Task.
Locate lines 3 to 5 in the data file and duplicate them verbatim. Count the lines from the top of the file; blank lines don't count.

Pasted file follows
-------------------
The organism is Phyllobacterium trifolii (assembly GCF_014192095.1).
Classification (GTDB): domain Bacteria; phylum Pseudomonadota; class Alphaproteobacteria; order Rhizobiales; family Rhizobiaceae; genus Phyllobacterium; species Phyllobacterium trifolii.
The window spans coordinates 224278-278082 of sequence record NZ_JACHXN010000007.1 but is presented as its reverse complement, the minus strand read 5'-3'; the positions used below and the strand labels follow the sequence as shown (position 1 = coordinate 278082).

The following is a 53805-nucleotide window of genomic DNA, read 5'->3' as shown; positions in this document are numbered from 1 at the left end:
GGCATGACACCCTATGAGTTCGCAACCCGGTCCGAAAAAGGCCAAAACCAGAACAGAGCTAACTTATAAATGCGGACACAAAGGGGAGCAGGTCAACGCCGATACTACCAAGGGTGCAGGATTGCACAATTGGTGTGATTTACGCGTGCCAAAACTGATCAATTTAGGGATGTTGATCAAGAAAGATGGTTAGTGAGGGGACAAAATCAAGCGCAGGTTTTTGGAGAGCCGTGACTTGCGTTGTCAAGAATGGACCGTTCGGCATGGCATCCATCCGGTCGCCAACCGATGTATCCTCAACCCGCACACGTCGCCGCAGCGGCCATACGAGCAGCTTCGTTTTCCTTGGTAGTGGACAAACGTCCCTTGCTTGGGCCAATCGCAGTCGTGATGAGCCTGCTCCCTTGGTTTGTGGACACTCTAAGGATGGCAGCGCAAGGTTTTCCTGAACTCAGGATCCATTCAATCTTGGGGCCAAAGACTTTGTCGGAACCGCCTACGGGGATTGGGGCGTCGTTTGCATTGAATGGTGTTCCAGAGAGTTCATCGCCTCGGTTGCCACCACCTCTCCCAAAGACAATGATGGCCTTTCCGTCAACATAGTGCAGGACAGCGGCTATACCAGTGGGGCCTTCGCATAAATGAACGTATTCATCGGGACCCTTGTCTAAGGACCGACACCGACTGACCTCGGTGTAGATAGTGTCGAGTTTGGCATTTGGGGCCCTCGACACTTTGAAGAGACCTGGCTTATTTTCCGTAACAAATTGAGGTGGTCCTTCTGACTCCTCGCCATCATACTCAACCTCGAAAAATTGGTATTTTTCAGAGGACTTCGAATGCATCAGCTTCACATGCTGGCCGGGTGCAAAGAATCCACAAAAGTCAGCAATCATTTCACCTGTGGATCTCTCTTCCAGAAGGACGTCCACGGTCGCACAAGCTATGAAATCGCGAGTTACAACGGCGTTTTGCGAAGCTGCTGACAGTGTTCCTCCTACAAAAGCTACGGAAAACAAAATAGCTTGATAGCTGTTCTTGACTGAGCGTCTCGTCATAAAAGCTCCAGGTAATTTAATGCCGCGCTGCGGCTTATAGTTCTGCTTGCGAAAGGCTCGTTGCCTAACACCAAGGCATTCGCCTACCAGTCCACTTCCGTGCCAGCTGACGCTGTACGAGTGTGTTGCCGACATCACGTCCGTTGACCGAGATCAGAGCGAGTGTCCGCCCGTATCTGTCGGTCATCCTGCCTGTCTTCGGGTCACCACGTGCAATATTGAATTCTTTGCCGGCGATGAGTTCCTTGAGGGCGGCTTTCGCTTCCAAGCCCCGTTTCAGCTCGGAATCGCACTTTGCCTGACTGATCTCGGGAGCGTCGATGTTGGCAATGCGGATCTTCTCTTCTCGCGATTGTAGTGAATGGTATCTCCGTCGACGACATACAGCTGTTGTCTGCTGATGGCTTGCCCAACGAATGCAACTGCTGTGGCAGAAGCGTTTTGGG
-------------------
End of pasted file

The window spans coordinates 224278-278082 of sequence record NZ_JACHXN010000007.1 but is presented as its reverse complement, the minus strand read 5'-3'; the positions used below and the strand labels follow the sequence as shown (position 1 = coordinate 278082).

The following is a 53805-nucleotide window of genomic DNA, read 5'->3' as shown; positions in this document are numbered from 1 at the left end:
GGCATGACACCCTATGAGTTCGCAACCCGGTCCGAAAAAGGCCAAAACCAGAACAGAGCTAACTTATAAATGCGGACACAAAGGGGAGCAGGTCAACGCCGATACTACCAAGGGTGCAGGATTGCACAATTGGTGTGATTTACGCGTGCCAAAACTGATCAATTTAGGGATGTTGATCAAGAAAGATGGTTAGTGAGGGGACAAAATCAAGCGCAGGTTTTTGGAGAGCCGTGACTTGCGTTGTCAAGAATGGACCGTTCGGCATGGCATCCATCCGGTCGCCAACCGATGTATCCTCAACCCGCACACGTCGCCGCAGCGGCCATACGAGCAGCTTCGTTTTCCTTGGTAGTGGACAAACGTCCCTTGCTTGGGCCAATCGCAGTCGTGATGAGCCTGCTCCCTTGGTTTGTGGACACTCTAAGGATGGCAGCGCAAGGTTTTCCTGAACTCAGGATCCATTCAATCTTGGGGCCAAAGACTTTGTCGGAACCGCCTACGGGGATTGGGGCGTCGTTTGCATTGAATGGTGTTCCAGAGAGTTCATCGCCTCGGTTGCCACCACCTCTCCCAAAGACAATGATGGCCTTTCCGTCAACATAGTGCAGGACAGCGGCTATACCAGTGGGGCCTTCGCATAAATGAACGTATTCATCGGGACCCTTGTCTAAGGACCGACACCGACTGACCTCGGTGTAGATAGTGTCGAGTTTGGCATTTGGGGCCCTCGACACTTTGAAGAGACCTGGCTTATTTTCCGTAACAAATTGAGGTGGTCCTTCTGACTCCTCGCCATCATACTCAACCTCGAAAAATTGGTATTTTTCAGAGGACTTCGAATGCATCAGCTTCACATGCTGGCCGGGTGCAAAGAATCCACAAAAGTCAGCAATCATTTCACCTGTGGATCTCTCTTCCAGAAGGACGTCCACGGTCGCACAAGCTATGAAATCGCGAGTTACAACGGCGTTTTGCGAAGCTGCTGACAGTGTTCCTCCTACAAAAGCTACGGAAAACAAAATAGCTTGATAGCTGTTCTTGACTGAGCGTCTCGTCATAAAAGCTCCAGGTAATTTAATGCCGCGCTGCGGCTTATAGTTCTGCTTGCGAAAGGCTCGTTGCCTAACACCAAGGCATTCGCCTACCAGTCCACTTCCGTGCCAGCTGACGCTGTACGAGTGTGTTGCCGACATCACGTCCGTTGACCGAGATCAGAGCGAGTGTCCGCCCGTATCTGTCGGTCATCCTGCCTGTCTTCGGGTCACCACGTGCAATATTGAATTCTTTGCCGGCGATGAGTTCCTTGAGGGCGGCTTTCGCTTCCAAGCCCCGTTTCAGCTCGGAATCGCACTTTGCCTGACTGATCTCGGGAGCGTCGATGTTGGCAATGCGGATCTTCTCTTCTCGCGATTGTAGTGAATGGTATCTCCGTCGACGACATACAGCTGTTGTCTGCTGATGGCTTGCCCAACGAATGCAACTGCTGTGGCAGAAGCGTTTTGGG